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Physician-owned Hospitals in Washington's Crosshairs
Expect new restrictions and regulations in 2009 aimed at outlawing doctor self-referral.
Eric Zimmerman, Roger Strode
Publish Date: January 10, 2009   |  Tags:   News

What is the future of physician-owned hospitals? This question will likely be answered shortly into the new year, as a predominantly Democratic Congress and a president who is sympathetic to the argument that physician ownership of hospitals leads to overutilization of resources and higher healthcare costs take office.

Given the millions of uninsured Americans, the freefall in which the economy finds itself and, more importantly, the political environment in Washington, D.C., we expect significant legislative proposals aimed at physician-owned hospitals. In a recently published healthcare reform white paper, Sen. Max Baucus (D-Mont.) highlighted physician-owned hospitals as a business model that may "place financial interests ahead of the needs of patients and the American taxpayer." According to Sen. Baucus, "[n]o serious effort at reform can ignore the potential gaming that conflicts may create."

Congressional target: physician ownership
Physician ownership of hospitals implicates the Stark Law through the creation of a financial relationship between the physician and the facility. However, a long-standing exception to the law — the so-called "whole hospital exception" — lets physicians own hospitals and refer to them without violating the general prohibition.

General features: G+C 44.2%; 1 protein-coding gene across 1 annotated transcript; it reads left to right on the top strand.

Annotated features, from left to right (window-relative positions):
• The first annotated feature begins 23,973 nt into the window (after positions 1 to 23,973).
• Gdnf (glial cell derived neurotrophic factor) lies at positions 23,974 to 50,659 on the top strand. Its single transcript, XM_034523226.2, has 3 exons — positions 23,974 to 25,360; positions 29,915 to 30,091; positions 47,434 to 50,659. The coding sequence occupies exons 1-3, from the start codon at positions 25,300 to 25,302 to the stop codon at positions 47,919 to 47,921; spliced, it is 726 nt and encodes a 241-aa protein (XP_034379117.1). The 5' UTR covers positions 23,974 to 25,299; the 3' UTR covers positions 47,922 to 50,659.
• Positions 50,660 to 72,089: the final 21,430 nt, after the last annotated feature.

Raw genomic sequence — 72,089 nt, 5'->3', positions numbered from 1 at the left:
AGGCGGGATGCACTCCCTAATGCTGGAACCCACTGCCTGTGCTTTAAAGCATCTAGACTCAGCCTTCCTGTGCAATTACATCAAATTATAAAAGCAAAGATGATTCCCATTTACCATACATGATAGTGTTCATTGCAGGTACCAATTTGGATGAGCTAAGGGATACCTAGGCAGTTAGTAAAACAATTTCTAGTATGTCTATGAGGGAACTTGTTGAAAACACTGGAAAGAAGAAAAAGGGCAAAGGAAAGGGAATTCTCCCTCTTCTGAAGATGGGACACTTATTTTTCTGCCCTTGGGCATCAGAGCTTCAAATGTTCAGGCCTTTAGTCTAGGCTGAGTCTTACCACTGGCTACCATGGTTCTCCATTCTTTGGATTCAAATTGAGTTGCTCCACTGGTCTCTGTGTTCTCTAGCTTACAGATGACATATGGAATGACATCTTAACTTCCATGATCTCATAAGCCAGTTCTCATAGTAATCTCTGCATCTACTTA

Since the early part of this decade, Congress and the Centers for Medicare and Medicaid Services have attempted to slow the growth of physician-owned hospitals and, more recently, to eliminate physician ownership altogether (see "The Long Crusade to Curb Physician-owned Hospitals" on page 70). Members of Congress who favor limits on physician ownership appear determined to revive the issue again in 2009. Sens. Baucus and Charles Grassley (R-Iowa), as well as Rep. Pete Stark (D-Calif.), the original law's namesake, have announced their intentions to seek new restrictions on physician-owned hospitals. Although these congressional leaders have announced similar plans in the past, enhanced Democratic majorities and control of the White House improve the prospects for legislative changes.

Future Stark Law changes
If legislation is enacted, what will it look like? It's hard to say with absolute certainty, but if past is prologue we expect opponents of physician-owned hospitals to develop legislation designed to stop development of any new physician-owned facilities that intend to bill Medicare for hospital services.

There are about 180 physician-owned hospitals in the United States, according to the American Hospital Association in its April 2008 TrendWatch. That said, since there likely are enough proponents of these facilities in Congress, it's anticipated that existing hospitals — those that have physician-investors, are licensed and are Medicare-certified — will survive any new legislation. However, based on past legislative attempts at curbing physician ownership, these protections could include limits on aggregate physician ownership.